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Whiskey is a Long-term Investment

Yamazaki Whisky Library by Pete Favelle

You may very well be familiar with the concept of investing in wine, whether it be buying futures or purchasing cases of fine wine. But wine isn’t alone in the world of alcohol as a commodity with major investment potential. This sphere is ever-evolving and has grown to include premium Whiskey which is now considered prime investment material by collectors and investors alike.

Whiskey is on par with gold.

While it’s true that Whiskey (and wine) might be a less certain investment than, say, real estate, the potential returns are excellent and it’s a great way to diversify your portfolio—particularly if you’re a Whiskey lover. Rupert Patrick, CEO of WhiskyInvestDirect, a Whiskey trading company that specializes in purchasing casks of Whiskey from distilleries which are then allowed to mature in a warehouse, says that as a long-term investment, Whiskey is on par with gold. “If you think about a gold bar sitting in a vault, and then switch that image for piles and piles of Scotch Whisky sitting in barrels—for 10–15 years sometimes—you’ve got an asset which is investable to retail investors through very clever technology,” Patrick said to CNBC’s Street Signs.

Whiskey is a Long-term Investement
Whiskey is a Long-term Investment

And he might just be onto something. According to Forbes, 2017 has become a big year for Whiskey investment, with new records being broken worldwide. Sales and trade are up across the board; the article reports that 2016 saw a 49 percent increase in sales for a record-smashing £14.21 million over in the UK. And Whiskey sales are booming at every level. Scotch is always a safe bet but thanks in part to the rise of Japanese Whisky, interest in the spirit has skyrocketed worldwide. Typically speaking, these make for the best investment opportunities although certain Bourbons like the Pappy Van Winkle’s Family Reserve would be an excellent bottle for any portfolio—provided you can get your hands on a bottle.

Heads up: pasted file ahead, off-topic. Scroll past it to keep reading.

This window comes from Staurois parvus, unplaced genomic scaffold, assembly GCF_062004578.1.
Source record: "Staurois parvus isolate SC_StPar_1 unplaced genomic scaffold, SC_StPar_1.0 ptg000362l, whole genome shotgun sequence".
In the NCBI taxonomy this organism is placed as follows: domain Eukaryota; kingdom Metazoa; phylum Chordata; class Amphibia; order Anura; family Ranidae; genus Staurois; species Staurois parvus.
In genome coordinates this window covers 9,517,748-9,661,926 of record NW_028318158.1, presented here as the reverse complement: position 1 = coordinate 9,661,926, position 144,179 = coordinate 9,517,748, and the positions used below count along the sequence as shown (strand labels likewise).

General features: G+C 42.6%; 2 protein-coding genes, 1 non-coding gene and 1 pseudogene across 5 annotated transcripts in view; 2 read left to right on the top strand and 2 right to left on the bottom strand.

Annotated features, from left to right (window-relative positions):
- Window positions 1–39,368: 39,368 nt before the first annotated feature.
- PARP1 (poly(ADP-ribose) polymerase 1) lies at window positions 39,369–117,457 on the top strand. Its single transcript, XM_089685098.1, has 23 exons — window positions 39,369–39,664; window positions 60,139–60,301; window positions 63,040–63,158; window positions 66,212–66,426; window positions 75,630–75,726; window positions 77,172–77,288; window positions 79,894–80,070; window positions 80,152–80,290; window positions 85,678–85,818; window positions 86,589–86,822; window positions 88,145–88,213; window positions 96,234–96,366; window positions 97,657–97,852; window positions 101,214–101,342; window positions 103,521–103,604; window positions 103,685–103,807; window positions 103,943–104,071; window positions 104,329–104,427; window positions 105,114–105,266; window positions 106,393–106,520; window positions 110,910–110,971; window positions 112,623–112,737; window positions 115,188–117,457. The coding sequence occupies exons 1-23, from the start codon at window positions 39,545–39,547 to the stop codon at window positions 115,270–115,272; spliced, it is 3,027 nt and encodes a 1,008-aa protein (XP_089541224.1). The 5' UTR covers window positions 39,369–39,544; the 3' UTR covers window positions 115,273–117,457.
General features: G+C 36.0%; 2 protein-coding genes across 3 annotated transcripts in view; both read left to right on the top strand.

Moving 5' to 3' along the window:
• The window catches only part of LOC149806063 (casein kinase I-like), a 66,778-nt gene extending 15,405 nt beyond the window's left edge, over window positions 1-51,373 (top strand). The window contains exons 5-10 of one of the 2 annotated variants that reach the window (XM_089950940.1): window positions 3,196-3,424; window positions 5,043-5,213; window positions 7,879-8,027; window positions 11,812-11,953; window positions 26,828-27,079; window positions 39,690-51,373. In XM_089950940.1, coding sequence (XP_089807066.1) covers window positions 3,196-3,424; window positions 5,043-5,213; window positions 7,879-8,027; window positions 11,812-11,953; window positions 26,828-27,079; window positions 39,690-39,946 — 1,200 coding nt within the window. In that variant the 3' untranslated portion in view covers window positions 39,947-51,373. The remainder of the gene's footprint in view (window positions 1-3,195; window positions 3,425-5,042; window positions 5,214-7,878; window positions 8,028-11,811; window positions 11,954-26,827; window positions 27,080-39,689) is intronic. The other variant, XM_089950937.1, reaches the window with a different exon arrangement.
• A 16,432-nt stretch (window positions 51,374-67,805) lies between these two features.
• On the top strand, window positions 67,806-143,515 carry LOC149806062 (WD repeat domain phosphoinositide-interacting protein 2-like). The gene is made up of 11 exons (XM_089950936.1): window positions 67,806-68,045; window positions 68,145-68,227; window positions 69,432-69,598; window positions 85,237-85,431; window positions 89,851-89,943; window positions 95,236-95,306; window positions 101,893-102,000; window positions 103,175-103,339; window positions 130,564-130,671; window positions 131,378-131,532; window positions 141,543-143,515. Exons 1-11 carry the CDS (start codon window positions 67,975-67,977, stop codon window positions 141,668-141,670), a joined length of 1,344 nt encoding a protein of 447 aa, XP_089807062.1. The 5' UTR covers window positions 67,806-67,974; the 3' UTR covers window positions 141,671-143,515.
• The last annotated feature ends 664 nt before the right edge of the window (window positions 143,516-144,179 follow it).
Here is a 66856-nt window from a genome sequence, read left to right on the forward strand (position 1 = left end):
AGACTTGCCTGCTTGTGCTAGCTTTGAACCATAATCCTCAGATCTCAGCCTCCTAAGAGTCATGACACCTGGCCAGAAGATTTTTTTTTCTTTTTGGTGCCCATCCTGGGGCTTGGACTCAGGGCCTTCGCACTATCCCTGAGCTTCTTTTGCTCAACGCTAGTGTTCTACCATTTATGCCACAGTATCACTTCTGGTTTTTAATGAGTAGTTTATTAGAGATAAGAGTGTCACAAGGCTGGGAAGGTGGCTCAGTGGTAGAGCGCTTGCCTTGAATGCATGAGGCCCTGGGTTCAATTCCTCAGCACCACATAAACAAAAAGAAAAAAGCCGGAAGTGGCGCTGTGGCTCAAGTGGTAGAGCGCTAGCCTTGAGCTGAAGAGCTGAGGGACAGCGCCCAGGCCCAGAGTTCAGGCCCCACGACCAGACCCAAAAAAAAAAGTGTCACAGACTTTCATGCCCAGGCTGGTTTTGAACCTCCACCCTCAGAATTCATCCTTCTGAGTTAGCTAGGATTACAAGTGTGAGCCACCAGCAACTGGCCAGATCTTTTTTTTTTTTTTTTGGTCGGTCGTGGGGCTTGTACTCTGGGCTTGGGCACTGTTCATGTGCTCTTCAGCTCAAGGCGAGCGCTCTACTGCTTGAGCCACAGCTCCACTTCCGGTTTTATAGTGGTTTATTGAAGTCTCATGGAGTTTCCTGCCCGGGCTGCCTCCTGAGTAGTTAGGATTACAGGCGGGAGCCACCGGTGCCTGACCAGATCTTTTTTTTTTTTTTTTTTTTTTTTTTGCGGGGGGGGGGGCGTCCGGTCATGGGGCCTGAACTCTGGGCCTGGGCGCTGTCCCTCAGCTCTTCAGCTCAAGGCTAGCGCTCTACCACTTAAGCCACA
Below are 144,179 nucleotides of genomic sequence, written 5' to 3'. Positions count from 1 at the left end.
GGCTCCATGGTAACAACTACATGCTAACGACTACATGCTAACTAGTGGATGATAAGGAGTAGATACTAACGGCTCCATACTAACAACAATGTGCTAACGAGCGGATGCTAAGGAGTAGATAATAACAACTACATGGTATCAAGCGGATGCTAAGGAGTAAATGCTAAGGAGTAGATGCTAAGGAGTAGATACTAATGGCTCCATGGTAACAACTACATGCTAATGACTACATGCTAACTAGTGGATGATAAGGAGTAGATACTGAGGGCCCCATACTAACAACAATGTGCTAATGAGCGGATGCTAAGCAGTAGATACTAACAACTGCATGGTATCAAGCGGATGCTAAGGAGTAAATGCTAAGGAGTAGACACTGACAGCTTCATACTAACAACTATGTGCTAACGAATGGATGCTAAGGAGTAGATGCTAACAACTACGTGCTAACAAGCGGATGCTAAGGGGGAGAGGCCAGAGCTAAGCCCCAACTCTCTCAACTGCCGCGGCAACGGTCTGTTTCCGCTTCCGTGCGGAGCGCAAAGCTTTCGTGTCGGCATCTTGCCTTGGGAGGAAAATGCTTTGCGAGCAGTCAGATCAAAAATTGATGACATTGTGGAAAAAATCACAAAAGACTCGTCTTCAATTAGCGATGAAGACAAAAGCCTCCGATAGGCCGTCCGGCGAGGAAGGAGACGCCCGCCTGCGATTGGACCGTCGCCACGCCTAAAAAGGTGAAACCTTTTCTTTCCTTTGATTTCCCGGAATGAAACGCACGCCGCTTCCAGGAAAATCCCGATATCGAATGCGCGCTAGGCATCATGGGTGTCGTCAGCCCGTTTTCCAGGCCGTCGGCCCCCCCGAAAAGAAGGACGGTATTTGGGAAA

Why the Sudden Growth?

Whiskey has seen a renaissance in recent years not only in terms of the countries in which it is produced but many distilleries have also revamped their marketing approach. No longer is it seen or marketed exclusively as a man’s drink. With a whole new drinking base available to brands, the profits are rolling in; in the U.S. alone, an estimated 37 percent of the female adult drinking public are Whiskey drinkers. The Asian market has helped with this recent Whiskey boom in a big way. Men and women have fallen in love with the spirit and with an expanding class of people with money to burn, collectors are buying up bottles of high-end Whiskey and fine wine unprecedented numbers. It’s a mark of sophistication, class, and unlike a watch, handbag, or painting, you can actually taste the quality. But it’s not just down to having good taste. The bottom line is that these collectors are definitely onto something. This luxury item isn’t going anywhere.

Kuruizawa 60 year
Kuruizawa 60 year (Photo Credit: Bonham)